Hong Kong government’s 202 requests for Facebook to disclose information about Hong Kong users are rejected

Hong Kong’s independent English-language media Hong Kong Free Press reported on Tuesday (8), citing Facebook’s official “transparency report,” that Facebook has rejected a total of 202 Hong Kong government user data requests since July to December 2020, when the national security law came into effect. The report said that Facebook had rejected a total of 202 requests for user data from the Hong Kong government since July to December 2020, when the national security law took effect. In an interview with Hong Kong Free Press, a police spokesman was asked whether Facebook’s uncooperative attitude would violate the national security law, but reiterated that “the police will request relevant information from relevant persons and organizations to facilitate the investigation if necessary”.

The “Transparency Report” also pointed out that Facebook has removed posts suspected of violating Hong Kong law 13 times since the national security law came into effect. In contrast, Facebook deleted user posts 199 times in the first half of 2020, in sharp contrast to the second half of the year. According to the Hong Kong Free Press, the transparency report does not specify the number of deletion requests by the police.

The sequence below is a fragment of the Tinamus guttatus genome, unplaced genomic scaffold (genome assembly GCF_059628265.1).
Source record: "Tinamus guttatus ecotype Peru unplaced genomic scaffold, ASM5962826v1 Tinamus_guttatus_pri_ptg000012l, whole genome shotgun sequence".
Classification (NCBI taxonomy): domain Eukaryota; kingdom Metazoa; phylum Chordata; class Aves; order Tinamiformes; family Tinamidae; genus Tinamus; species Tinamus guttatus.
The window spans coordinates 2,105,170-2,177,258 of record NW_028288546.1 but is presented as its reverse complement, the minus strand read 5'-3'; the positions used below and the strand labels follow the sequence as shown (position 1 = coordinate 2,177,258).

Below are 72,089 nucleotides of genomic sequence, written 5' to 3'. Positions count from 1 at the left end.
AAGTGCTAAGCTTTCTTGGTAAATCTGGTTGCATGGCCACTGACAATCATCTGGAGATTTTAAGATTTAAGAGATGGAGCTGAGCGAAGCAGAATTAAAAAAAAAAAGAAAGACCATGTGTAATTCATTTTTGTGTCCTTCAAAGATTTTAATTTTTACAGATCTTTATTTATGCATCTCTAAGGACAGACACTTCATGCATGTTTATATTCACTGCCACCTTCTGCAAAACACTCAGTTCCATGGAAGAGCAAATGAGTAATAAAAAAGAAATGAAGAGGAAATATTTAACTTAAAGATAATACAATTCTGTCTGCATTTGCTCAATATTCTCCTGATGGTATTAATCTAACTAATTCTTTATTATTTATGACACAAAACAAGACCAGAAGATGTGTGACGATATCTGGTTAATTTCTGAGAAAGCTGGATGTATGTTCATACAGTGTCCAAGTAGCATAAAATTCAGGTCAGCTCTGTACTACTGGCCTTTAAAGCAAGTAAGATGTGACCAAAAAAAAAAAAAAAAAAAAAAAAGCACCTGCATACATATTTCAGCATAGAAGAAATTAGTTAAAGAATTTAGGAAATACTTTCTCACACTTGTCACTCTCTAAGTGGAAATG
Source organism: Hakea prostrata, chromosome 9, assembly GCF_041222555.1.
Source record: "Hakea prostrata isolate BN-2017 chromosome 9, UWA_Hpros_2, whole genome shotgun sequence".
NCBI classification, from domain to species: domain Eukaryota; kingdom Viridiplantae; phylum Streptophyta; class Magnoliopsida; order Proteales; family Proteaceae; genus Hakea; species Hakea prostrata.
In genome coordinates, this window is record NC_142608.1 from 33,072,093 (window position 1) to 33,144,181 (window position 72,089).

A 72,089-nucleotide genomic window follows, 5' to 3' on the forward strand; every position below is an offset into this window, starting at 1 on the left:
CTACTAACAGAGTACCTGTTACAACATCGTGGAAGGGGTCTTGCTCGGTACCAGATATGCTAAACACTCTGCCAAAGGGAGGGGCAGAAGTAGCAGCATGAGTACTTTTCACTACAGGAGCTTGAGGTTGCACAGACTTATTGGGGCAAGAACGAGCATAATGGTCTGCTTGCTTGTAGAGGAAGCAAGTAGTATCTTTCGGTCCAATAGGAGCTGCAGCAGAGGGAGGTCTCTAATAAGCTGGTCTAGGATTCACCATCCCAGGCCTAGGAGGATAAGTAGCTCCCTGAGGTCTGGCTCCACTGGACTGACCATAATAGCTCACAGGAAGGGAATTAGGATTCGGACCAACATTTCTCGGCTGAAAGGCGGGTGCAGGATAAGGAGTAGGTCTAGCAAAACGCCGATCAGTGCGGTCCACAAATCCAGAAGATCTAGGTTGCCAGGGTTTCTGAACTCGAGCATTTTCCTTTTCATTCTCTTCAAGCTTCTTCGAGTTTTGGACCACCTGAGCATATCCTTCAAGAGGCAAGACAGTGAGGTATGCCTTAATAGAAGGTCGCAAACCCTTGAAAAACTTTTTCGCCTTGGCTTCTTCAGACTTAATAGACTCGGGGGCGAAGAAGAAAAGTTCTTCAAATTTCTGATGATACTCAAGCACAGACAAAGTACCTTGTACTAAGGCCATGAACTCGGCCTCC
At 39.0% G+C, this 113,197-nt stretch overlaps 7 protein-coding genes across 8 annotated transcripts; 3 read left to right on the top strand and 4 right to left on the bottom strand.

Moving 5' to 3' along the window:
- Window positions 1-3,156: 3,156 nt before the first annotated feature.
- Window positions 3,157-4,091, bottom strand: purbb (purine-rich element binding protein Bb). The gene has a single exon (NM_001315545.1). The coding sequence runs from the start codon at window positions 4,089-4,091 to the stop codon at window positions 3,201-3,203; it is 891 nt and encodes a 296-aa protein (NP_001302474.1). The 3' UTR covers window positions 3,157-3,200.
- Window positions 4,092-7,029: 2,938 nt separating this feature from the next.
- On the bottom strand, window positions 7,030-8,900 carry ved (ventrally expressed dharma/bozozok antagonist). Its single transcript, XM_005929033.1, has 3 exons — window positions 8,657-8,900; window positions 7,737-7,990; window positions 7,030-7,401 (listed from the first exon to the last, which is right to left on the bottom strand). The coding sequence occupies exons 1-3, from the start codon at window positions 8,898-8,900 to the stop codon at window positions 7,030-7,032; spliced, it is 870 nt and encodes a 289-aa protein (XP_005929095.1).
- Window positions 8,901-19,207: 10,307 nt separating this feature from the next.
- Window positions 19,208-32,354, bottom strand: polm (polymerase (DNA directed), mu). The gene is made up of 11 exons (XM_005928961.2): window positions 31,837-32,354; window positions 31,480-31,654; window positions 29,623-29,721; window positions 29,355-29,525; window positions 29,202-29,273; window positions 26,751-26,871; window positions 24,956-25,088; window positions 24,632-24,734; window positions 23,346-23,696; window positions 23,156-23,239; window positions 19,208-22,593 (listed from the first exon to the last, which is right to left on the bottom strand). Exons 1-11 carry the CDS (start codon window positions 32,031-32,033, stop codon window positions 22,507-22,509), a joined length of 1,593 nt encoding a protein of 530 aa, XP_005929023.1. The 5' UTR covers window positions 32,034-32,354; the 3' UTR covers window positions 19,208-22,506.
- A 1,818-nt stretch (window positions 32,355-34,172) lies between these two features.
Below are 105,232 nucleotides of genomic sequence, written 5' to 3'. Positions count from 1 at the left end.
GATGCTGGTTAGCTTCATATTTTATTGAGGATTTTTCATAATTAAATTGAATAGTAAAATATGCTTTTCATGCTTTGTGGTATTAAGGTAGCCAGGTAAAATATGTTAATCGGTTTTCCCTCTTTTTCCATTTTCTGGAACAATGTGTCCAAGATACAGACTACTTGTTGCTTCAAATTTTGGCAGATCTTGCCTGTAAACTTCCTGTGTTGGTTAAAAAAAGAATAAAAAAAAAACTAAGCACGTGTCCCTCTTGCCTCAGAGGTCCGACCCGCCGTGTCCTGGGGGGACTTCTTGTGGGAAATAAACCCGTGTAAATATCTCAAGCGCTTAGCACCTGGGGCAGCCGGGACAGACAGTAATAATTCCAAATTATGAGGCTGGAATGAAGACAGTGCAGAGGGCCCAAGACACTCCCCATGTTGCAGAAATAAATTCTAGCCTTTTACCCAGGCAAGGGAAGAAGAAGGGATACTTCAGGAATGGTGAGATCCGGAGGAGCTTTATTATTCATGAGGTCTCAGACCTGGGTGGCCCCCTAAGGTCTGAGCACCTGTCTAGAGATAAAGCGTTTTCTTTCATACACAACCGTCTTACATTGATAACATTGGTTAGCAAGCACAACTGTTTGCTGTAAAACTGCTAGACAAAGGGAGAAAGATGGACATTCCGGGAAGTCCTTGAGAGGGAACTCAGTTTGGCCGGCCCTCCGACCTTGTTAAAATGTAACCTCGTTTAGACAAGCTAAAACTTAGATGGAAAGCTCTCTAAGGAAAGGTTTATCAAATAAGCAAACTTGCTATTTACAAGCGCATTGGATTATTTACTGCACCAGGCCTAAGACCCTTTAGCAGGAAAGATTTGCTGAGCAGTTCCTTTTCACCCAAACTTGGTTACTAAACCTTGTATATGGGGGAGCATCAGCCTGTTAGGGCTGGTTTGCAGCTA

When the national security law first came into effect, Facebook issued a statement making it clear that “we believe freedom of expression is a fundamental human right and support the right of people to express themselves without fear for their safety or other repercussions” and decided to “suspend processing of user data requests from the Hong Kong government “.

Our reporter checked with the Hong Kong police and got the same reply as Hong Kong Free Press. Facebook reiterated its statement issued in July 2020, stating that “Facebook has international procedures for government requests that take into account Facebook policies, relevant laws and international human rights norms.